Limited and shrinking board real estate, tight design cycles, and stringent electromagnetic interference (EMI) specifications, such as CISPR 32 and CISPR 25, are limitations that make it difficult to produce power supplies that feature high efficiency and good thermal performance. Matters are further complicated by design cycles that often push power supply design to near the end of the design process—a recipe for frustration, as designers try to squeeze complex power supplies into tighter spots. Performance is compromised to finish designs on time, kicking the can down the road into test and validation. Simplicity, performance, and solution volume are traditionally at odds: prioritize one or two desired features and live with not having the third—especially when design deadlines loom. Sacrifices are accepted as normal; they should not be.
This article begins with an overview of a significant issue posed by power supplies in complex electronic systems: EMI, often simply called noise. Power supplies produce it, and it must be addressed, but what are the sources and what are typical mitigation strategies? This article addresses EMI reduction strategies, presenting a solution to reduce EMI, maintain efficiency, and fit power supplies into limited solution volumes.
What Is EMI?
Electromagnetic interference is an electromagnetic signal that disrupts the performance of the system. This disturbance affects circuitry by electromagnetic induction, electrostatic coupling, or conduction. It is a critical design challenge for automotive, medical, and test and measurement equipment manufacturers. Many of the limitations mentioned above and the increasing performance demands on power supplies—increasing power density, higher switching frequencies, and higher current—only serve to expand the effects of EMI, calling for solutions to reduce it. In many industries, EMI standards must be met, significantly impacting time to market if not considered early in the design cycle.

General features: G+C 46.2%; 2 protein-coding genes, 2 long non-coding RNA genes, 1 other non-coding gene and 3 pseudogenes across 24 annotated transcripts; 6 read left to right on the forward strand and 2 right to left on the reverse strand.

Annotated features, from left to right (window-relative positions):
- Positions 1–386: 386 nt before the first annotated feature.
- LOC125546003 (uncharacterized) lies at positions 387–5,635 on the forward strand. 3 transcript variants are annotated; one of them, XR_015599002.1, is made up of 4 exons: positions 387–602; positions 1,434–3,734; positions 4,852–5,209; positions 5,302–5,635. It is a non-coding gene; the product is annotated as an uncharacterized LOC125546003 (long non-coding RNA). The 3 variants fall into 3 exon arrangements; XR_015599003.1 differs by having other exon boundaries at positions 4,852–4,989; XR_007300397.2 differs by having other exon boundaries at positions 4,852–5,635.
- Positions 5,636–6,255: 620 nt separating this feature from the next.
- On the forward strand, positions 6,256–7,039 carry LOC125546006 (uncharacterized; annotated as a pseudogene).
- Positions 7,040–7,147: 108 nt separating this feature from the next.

Types of EMI Coupling
EMI is a problem in electronics systems when the source of the interference couples with a receiver—namely some component in an electronic system. EMI is classified by its coupling medium: conducted or radiated.
Conducted EMI (Low Frequency, 450 kHz to 30 MHz)
Conducted EMI couples to components via conduction through parasitic impedances and power and ground connections. The noise is transmitted by conduction to another device or circuit. Conducted EMI can be further classified as either common-mode or differential-mode noise.
Common-mode noise is conducted via parasitic capacitance and a high dV/dt (C × dV/dt). It follows a path from any signal (positive or negative) to GND via parasitic capacitance, as shown in Figure 1.
Differential-mode noise is conducted via parasitic inductance (magnetic coupling) and a high di/dt (L × di/dt).
Figure 1. Differential-mode and common-mode noise.
Radiated EMI (High Frequency, 30 MHz to 1 GHz)
Radiated EMI is noise that is transmitted wirelessly via magnetic energy to the device under test. In a switching power supply, the noise is the result of high di/dt coupled with parasitic inductance. This radiated noise can affect nearby devices.
EMI Control Techniques
What is the typical approach to resolving EMI-related issues in a power supply? First, establish that EMI is an issue. It seems obvious, but acquiring this knowledge can be time consuming as it requires access to an EMI chamber (not available on every corner) to quantify how much electromagnetic energy is produced by a power supply and if it falls sufficiently within the standards posed by the system.
Assuming, after test, a power supply poses an EMI problem, one is faced with the process of reducing it via a number of traditional correction strategies, including: